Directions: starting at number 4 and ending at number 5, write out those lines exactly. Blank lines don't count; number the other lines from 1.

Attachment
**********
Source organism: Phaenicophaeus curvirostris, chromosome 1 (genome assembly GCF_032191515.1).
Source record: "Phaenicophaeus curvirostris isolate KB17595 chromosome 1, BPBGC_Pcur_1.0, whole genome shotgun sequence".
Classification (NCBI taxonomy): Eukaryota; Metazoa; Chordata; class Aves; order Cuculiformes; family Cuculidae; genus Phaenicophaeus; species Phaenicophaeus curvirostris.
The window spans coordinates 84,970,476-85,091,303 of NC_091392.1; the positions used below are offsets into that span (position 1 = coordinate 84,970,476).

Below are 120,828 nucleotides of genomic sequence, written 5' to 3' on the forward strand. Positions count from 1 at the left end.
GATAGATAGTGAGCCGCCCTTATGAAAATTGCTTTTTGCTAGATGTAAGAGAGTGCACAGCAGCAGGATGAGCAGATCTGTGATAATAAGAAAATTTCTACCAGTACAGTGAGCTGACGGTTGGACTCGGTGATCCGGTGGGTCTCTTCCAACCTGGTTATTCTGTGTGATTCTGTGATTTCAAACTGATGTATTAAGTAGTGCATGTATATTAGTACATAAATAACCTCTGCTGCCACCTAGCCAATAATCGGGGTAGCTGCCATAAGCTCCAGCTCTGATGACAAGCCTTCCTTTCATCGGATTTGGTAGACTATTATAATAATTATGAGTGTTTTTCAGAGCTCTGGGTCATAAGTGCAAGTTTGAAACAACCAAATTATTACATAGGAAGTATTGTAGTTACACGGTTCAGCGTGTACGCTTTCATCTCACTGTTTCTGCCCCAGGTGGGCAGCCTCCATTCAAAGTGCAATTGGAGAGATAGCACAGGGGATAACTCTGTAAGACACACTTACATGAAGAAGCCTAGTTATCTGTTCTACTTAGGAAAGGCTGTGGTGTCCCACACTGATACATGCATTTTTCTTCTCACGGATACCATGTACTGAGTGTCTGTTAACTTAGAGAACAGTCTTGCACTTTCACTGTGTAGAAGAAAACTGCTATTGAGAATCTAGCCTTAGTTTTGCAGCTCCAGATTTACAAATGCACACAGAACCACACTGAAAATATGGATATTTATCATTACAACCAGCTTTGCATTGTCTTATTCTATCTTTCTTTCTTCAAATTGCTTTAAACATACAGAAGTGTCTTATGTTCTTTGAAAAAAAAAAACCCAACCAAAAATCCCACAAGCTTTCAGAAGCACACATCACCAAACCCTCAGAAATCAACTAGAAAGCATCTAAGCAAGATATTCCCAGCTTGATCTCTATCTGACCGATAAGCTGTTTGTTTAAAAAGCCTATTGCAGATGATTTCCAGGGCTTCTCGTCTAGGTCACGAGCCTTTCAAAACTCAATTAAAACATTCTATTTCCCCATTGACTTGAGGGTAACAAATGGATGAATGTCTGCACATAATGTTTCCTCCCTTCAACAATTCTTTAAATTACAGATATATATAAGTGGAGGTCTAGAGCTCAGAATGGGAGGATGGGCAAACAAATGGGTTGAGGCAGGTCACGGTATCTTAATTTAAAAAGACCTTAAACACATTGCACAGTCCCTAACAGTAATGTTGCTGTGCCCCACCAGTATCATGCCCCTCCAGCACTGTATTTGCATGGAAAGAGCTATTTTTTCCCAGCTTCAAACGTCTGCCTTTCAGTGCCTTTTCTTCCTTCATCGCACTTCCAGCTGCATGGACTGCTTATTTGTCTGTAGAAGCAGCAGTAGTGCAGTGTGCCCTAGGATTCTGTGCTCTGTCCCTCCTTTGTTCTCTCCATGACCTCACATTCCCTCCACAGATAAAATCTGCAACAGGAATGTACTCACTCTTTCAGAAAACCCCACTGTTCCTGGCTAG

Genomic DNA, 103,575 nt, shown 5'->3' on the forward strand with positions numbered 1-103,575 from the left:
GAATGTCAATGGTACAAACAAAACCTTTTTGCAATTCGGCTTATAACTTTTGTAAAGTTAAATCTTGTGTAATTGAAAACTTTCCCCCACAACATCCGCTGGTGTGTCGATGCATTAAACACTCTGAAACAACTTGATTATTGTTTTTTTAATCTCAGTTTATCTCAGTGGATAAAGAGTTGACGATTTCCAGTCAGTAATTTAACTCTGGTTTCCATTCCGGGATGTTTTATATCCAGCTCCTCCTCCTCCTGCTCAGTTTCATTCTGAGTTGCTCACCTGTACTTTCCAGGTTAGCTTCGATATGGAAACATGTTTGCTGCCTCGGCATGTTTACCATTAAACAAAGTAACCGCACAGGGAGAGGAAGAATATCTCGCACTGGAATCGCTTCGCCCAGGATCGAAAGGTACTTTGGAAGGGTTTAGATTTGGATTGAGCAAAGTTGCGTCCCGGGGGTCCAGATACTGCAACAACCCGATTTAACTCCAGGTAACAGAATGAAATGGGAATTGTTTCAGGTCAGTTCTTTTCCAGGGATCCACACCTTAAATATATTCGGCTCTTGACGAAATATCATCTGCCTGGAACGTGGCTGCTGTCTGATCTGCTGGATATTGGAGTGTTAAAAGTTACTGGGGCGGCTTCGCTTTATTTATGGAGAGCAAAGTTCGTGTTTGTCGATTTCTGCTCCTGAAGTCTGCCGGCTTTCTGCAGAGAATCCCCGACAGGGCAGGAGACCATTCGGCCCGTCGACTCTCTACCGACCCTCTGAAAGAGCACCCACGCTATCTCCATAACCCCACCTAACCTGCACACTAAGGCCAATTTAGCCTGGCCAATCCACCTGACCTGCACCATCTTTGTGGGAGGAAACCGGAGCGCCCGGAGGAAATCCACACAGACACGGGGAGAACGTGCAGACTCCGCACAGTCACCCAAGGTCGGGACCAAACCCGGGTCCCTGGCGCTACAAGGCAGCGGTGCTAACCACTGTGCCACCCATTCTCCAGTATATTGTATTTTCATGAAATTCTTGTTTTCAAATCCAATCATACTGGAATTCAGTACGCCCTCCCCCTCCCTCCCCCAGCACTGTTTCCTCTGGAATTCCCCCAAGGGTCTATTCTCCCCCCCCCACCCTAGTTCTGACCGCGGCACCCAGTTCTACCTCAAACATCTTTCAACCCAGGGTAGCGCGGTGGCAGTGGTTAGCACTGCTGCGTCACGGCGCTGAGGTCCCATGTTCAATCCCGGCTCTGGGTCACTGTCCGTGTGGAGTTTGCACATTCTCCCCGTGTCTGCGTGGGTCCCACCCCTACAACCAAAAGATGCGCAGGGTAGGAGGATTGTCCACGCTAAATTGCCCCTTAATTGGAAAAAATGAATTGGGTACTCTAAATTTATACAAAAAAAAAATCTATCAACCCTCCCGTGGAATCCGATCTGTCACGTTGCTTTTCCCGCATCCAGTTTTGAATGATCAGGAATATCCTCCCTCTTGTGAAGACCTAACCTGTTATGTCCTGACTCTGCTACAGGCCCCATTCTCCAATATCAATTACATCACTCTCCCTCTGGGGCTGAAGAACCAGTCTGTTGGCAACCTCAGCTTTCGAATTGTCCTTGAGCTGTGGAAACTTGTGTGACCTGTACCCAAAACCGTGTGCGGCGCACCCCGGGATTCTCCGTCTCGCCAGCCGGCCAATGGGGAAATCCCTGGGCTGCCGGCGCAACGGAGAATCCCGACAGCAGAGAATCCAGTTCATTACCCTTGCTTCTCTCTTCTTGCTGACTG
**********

The window spans coordinates 84,970,476-85,091,303 of NC_091392.1; the positions used below are offsets into that span (position 1 = coordinate 84,970,476).

Below are 120,828 nucleotides of genomic sequence, written 5' to 3' on the forward strand. Positions count from 1 at the left end.